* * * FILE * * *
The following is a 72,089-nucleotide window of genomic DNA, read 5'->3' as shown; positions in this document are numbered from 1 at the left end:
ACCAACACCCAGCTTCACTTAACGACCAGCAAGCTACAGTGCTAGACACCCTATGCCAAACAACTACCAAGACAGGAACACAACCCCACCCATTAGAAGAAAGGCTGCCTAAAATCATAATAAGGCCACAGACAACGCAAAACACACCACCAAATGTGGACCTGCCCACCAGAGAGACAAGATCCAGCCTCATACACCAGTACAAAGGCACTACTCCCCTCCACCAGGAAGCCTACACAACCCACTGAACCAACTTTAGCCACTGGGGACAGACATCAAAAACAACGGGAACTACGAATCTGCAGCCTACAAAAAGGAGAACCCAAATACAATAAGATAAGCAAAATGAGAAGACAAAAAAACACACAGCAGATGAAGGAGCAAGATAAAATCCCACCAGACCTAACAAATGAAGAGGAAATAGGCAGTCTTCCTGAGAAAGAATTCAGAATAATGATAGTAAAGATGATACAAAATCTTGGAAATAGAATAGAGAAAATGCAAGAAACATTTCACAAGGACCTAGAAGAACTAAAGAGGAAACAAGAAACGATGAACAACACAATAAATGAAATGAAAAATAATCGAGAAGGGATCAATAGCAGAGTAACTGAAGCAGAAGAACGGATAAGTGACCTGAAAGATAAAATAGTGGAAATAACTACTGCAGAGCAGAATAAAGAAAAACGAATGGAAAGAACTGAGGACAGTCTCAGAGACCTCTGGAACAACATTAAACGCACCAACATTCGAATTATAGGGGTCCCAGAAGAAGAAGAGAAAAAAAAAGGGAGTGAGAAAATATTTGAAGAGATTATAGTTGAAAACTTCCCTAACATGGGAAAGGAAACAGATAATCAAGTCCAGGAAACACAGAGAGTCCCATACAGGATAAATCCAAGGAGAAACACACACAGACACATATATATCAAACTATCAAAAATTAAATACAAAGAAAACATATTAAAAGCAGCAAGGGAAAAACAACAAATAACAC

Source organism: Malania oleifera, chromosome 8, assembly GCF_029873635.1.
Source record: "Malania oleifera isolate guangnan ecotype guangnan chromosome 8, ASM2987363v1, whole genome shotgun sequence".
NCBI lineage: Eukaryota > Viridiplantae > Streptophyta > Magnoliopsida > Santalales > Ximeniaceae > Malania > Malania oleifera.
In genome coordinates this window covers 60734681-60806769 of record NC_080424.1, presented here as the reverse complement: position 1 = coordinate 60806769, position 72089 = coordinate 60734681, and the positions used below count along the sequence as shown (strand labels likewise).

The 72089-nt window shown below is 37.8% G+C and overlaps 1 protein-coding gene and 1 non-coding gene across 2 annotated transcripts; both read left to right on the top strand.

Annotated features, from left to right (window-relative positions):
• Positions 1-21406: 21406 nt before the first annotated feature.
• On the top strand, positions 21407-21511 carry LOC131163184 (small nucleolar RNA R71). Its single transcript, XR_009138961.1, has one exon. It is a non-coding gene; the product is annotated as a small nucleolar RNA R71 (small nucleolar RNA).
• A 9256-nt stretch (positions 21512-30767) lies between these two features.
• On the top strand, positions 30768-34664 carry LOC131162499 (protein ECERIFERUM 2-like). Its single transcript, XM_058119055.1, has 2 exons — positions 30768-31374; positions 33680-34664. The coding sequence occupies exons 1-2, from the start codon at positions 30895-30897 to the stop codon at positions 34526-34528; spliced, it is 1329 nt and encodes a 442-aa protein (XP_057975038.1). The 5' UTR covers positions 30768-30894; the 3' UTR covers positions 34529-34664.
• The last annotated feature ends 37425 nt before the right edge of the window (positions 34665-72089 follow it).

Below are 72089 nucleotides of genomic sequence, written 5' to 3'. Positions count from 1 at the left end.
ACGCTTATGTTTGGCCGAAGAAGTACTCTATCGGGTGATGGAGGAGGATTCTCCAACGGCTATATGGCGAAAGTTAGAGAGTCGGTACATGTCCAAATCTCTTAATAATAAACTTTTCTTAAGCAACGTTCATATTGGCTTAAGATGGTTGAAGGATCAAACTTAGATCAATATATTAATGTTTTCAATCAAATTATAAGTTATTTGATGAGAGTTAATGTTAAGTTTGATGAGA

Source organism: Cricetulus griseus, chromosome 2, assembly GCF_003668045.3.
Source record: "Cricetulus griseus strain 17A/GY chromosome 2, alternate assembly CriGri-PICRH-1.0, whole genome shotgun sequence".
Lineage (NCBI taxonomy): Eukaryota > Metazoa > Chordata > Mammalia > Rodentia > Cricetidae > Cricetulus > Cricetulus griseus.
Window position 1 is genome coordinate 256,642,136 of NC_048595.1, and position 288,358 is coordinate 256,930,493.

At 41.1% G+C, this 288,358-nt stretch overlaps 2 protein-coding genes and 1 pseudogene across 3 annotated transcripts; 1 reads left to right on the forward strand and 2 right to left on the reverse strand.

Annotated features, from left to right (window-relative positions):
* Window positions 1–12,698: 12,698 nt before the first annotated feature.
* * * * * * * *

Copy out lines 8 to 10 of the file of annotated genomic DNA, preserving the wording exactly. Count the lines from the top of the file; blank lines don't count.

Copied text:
Annotated features, from left to right (window-relative positions):
• Positions 1-21406: 21406 nt before the first annotated feature.
• On the top strand, positions 21407-21511 carry LOC131163184 (small nucleolar RNA R71). Its single transcript, XR_009138961.1, has one exon. It is a non-coding gene; the product is annotated as a small nucleolar RNA R71 (small nucleolar RNA).